Thursday, October 7, 2010

Service with SIGA

As a commitment to serve is part of our mission statement at Costa Rica Outward Bound, we are always excited about partnering with new community service organizations here in Central America. Most recently, we have partnered with SIGA Ministries to deliver school supplies to children in underdeveloped regions of Costa Rica and Nicaragua.

SIGA, which stands for Servants in Grace Abounding, is a "ministry of encouragement" that aims to improve the quality of life in remote regions of Latin America.

Founded by Ruth Clowater and her husband Carlos Espinoza in 2004, SIGA Ministries, Inc. is a Virginia-based 501(c)3 in the United States with full-time outreach programs in both Costa Rica and Nicaragua.

SIGA Ministries works in remote communities to provide educational materials for children, facilitate community development projects for indigenous peoples, teach adult literacy classes and fund womens empowerment and economic initiatives that aid women entrepreneurs in starting new businesses.

Costa Rica Outward Bound Tri-Country students will be working directly with SIGA Ministries to deliver school supplied to a remote town in Costa Rica along the Sarapiqui River. The Tri-Country group will deliver school supplies to the village of Arbolitos as they paddle up the Sarapiqui on their way to San Juan Del Norte, Nicaragua. Then SIGA will help to deliver the school supplies to over 300 students in about 24 schools in and around Arbolitos.

The children will receive things like pens and pencils (especially decorative ones), glue sticks, erasers, individual pencil sharpeners and composition books (in spanish: cuadernos). There will also be small toys and/or personal items that will be given as Christmas gifts during the holiday season.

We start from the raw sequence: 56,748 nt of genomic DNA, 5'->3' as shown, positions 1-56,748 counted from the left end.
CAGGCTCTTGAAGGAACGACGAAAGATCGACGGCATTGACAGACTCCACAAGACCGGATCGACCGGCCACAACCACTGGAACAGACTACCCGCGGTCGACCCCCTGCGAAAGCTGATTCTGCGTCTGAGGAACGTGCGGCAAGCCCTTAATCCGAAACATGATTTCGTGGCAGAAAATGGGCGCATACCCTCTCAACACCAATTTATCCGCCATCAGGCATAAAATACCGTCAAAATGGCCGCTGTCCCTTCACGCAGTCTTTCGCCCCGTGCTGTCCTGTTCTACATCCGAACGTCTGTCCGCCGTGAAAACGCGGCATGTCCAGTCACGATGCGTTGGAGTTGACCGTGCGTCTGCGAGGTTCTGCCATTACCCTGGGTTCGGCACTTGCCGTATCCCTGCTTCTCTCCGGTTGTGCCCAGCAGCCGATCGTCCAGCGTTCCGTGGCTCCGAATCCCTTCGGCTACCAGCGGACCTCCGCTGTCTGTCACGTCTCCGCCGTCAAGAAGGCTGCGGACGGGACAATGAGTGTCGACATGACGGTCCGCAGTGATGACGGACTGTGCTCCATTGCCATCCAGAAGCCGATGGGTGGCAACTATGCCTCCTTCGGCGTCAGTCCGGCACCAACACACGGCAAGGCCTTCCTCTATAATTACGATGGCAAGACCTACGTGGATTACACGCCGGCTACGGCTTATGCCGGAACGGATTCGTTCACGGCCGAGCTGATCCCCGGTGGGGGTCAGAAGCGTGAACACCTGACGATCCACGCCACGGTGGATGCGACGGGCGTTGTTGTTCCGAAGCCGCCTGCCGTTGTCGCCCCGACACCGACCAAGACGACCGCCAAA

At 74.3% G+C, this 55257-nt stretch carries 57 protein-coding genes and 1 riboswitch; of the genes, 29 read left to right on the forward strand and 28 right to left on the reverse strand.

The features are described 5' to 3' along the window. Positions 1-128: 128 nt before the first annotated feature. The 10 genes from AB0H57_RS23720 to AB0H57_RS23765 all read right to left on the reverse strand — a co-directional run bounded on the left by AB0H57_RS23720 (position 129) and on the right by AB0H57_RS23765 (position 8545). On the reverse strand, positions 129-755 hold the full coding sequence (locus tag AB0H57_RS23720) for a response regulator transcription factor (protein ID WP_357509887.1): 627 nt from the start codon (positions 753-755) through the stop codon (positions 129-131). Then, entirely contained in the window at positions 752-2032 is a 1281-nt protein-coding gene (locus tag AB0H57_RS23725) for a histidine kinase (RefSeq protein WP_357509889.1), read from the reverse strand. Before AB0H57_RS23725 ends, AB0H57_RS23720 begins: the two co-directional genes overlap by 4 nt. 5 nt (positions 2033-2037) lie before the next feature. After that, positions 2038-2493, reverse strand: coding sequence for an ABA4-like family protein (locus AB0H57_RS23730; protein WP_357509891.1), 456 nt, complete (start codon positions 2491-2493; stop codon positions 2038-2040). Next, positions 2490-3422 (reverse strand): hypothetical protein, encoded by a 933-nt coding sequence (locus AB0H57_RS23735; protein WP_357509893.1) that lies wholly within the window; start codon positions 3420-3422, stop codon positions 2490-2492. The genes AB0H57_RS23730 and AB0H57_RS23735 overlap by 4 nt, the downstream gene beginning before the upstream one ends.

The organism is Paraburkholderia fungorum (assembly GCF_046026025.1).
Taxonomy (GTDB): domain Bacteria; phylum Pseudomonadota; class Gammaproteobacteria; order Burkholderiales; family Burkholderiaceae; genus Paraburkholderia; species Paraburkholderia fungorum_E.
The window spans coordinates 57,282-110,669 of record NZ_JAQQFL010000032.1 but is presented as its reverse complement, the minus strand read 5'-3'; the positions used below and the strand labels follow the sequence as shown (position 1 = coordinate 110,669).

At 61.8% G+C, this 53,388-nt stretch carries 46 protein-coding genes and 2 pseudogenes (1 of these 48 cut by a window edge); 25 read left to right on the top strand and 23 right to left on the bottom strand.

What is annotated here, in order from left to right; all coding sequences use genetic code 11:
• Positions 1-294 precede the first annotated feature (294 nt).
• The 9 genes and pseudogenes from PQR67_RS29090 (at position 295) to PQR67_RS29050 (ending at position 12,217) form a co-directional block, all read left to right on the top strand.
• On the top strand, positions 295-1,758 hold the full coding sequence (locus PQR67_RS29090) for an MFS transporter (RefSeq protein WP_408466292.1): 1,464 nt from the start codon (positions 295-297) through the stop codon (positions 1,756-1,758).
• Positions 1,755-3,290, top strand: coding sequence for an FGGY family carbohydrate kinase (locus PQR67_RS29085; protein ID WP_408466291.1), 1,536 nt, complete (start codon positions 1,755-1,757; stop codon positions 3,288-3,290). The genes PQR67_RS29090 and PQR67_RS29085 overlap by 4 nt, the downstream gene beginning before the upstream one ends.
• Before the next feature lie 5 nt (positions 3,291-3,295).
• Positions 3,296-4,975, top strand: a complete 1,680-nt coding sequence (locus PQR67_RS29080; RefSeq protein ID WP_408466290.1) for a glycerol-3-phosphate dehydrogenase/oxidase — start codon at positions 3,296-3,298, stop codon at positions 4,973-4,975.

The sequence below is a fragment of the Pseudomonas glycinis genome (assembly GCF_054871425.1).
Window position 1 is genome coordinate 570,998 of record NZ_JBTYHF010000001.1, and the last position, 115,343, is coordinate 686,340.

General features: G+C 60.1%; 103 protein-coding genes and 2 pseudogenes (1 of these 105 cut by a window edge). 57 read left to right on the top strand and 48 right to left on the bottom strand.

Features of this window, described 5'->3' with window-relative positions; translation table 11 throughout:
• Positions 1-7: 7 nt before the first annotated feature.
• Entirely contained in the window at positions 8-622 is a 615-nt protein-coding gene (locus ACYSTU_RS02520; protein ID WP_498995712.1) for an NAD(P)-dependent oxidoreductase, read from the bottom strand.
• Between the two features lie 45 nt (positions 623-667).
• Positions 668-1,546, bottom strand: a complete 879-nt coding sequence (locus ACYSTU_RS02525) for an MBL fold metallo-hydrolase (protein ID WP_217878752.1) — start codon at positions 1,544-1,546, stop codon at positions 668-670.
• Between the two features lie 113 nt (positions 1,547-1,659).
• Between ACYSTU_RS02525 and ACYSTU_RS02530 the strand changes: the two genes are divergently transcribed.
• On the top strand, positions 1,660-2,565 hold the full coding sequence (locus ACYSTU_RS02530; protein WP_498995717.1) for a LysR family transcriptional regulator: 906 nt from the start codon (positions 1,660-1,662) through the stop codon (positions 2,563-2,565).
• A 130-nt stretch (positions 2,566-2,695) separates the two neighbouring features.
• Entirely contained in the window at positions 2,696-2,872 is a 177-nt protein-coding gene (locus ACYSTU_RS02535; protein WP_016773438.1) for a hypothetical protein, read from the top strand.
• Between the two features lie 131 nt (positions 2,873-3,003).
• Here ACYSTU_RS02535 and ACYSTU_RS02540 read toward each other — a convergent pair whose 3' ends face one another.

To learn more about SIGA Ministries check out

Wednesday, October 6, 2010

How to Keep in Touch With Students on Course

As part of Costa Rica Outward Bound program, we remove the distractions of the outside world. This means no MP3 players, computers or cell phones while on course. We do this in order to help students disconnect from the high-tech world they live in so they can enjoy their experience here in Costa Rica.

That does not mean it is impossible to contact with students while they are in Costa Rica. Here are several easy ways to keep in touch with students while they are on course.

Facebook is a great way to stay up-to-date on what students are doing while they are on course. We post regular updates on our Fan Page about the whereabouts and activities of students, as well as upload photos from course. NOTE: While we wish we could post photos more often, our social media staff does not have access to students or their cameras until they return to base. Please be patient - we put up photos as soon as we get them in the office!

Viewing photos and updates is easy once you become a fan of Costa Rica Outward Bound's Facebook Page! Here's how you do it:

Become a Fan:
Step 1: Log into Facebook

Step 2: Copy and paste into your address bar
(This will take you to the Costa Rica Outward Bound Fan Page)

Step 3: Click on the "Like" button at the top

Congratulations, you have officially become a fan of Costa Rica Outward Bound! Now you can post on our wall, make comments on our posts and look at photos of students on course.

NOTE: Students will not have access to the internet while they are on course, so they will not be able to see or respond to your wall posts. If you have a more personal, private or important message to send to your student while he/she is on course, please follow the instructions for how to email students on course.

In case of emergency, Facebook should only be used as a last-resort method of contacting us. Please refer to our Emergency Contact Procedure for more information on how to contact students during an emergency.